Often, the answer to a question posed depends upon how accurately the question is presented. Such are the tools of the trade of an attorney, and it is often necessary to rephrase, reassemble and rearrange a question in order to suit an answer.
In a Federal Disability Retirement case under FERS or CSRS from the Office of Personnel Management, the question posed is: How long does the process take? This all depends upon a number of factors — how quickly the treating doctor will respond; how long will the Agency take in completing their portion; what is the “wait time” at the Office of Personnel Management.
Unspoken within the original question, however, is how many months of delay has already occurred on the part of the potential applicant prior to coming to a point of determining that filing for Federal Disability Retirement benefits is a necessary event. Unfortunately, the very emergency nature of having to file for Federal Disability Retirement benefits under FERS or CSRS results quite often because the Federal or Postal worker has continued to delay for months and months — and sometimes years — prior to coming to a decision that filing for Federal Disability Retirement benefits is a necessity.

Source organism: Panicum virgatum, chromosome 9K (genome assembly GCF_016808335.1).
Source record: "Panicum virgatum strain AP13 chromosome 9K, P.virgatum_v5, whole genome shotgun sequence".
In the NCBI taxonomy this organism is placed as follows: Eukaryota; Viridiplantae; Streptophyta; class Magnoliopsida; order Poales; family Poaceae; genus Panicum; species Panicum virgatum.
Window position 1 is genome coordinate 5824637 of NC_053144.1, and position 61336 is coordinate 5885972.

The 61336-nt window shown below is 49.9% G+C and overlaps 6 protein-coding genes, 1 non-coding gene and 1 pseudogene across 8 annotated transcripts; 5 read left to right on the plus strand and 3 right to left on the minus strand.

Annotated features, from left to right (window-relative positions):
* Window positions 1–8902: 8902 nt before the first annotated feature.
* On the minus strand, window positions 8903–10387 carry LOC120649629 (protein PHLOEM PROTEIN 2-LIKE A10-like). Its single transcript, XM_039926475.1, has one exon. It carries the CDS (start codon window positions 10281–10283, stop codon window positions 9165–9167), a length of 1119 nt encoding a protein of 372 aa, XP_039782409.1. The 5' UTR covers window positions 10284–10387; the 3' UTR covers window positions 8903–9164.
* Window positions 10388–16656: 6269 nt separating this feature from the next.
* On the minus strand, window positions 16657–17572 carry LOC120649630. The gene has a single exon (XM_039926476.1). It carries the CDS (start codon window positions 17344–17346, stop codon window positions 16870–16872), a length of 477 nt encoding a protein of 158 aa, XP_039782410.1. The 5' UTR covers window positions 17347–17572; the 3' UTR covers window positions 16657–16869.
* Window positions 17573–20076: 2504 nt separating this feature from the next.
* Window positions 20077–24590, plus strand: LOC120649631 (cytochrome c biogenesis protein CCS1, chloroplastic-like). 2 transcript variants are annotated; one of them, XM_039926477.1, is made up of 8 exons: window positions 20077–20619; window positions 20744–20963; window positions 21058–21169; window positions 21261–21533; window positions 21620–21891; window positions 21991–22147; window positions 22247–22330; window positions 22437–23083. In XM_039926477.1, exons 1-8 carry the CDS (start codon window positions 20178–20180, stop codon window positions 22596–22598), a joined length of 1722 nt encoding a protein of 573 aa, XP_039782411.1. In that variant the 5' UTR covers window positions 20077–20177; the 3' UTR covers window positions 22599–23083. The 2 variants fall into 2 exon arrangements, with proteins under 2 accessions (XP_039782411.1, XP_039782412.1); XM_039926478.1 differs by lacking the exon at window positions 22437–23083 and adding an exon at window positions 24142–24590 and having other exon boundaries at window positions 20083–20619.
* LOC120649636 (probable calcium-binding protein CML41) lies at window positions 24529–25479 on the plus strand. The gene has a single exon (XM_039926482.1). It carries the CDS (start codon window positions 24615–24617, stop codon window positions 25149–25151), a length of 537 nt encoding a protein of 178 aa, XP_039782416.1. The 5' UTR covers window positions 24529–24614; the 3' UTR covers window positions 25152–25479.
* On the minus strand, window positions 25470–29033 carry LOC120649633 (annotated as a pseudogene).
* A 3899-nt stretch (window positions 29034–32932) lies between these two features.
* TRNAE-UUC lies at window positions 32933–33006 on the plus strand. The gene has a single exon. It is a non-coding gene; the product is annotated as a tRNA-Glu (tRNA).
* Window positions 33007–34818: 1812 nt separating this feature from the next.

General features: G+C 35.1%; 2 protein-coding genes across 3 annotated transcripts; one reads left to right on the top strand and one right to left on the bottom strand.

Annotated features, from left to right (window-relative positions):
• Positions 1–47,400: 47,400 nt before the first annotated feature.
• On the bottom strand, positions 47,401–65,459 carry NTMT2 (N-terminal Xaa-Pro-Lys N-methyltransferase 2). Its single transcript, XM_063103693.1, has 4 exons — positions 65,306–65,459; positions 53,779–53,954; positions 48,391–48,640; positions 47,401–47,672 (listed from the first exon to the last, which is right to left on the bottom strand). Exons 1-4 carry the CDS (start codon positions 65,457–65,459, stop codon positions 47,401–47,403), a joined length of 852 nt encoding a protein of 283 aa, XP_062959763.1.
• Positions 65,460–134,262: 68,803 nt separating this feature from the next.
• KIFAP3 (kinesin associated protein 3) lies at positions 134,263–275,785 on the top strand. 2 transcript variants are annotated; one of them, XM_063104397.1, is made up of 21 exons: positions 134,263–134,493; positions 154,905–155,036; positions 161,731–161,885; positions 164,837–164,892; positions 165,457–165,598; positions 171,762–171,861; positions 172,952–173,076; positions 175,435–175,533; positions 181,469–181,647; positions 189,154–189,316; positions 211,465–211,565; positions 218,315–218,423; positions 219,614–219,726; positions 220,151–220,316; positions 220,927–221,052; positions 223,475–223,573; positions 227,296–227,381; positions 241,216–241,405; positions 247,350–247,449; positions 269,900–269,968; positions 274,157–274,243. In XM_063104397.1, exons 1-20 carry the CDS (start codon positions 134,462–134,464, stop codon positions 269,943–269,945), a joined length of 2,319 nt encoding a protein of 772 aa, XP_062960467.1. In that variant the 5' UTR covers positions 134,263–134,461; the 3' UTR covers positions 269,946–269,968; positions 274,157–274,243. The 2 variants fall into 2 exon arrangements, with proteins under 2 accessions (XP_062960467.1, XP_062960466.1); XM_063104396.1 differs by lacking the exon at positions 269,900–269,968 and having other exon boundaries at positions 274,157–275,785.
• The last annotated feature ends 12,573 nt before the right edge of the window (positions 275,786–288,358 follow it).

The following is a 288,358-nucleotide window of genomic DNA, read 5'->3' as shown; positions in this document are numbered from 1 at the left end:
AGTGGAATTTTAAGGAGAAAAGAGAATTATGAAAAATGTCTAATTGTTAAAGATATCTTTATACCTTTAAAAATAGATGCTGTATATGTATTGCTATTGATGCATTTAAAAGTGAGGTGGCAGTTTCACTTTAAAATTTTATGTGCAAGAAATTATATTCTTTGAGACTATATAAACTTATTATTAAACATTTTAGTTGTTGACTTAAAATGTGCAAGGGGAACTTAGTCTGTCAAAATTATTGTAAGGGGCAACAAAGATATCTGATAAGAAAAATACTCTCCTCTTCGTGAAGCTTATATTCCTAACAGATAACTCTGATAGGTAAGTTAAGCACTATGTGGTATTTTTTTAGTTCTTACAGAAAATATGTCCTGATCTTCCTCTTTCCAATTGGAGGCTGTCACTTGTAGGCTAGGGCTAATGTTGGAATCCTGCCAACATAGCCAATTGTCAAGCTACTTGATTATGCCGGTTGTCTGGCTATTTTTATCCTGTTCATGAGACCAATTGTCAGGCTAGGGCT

Such delays and procrastination are often part of the medical condition itself, and cannot be helped. But during such delays, it is important to make an assessment as to whether the procrastination has a detrimental effect, or is it for positive reasons? If it is irrefutable that one’s medical condition is progressively and irreversibly deteriorating; if delaying is simply dwindling finances needed to endure the long administrative process of waiting for an approval from the Office of Personnel Management; if putting off the inevitable is simply a result of not wanting to face the event; such reasons for delay constitute a self-defeating action. If, on the other hand, delaying has meant securing one’s financial future, or because it has had positive psychological benefits, then that is a different matter entirely.
To delay is not necessarily a negative decision, but each individual must bear the personal responsibility of his or her part in such an act, by making a forthright assessment of the underlying reasons and justifications.
Robert R. McGill, Esquire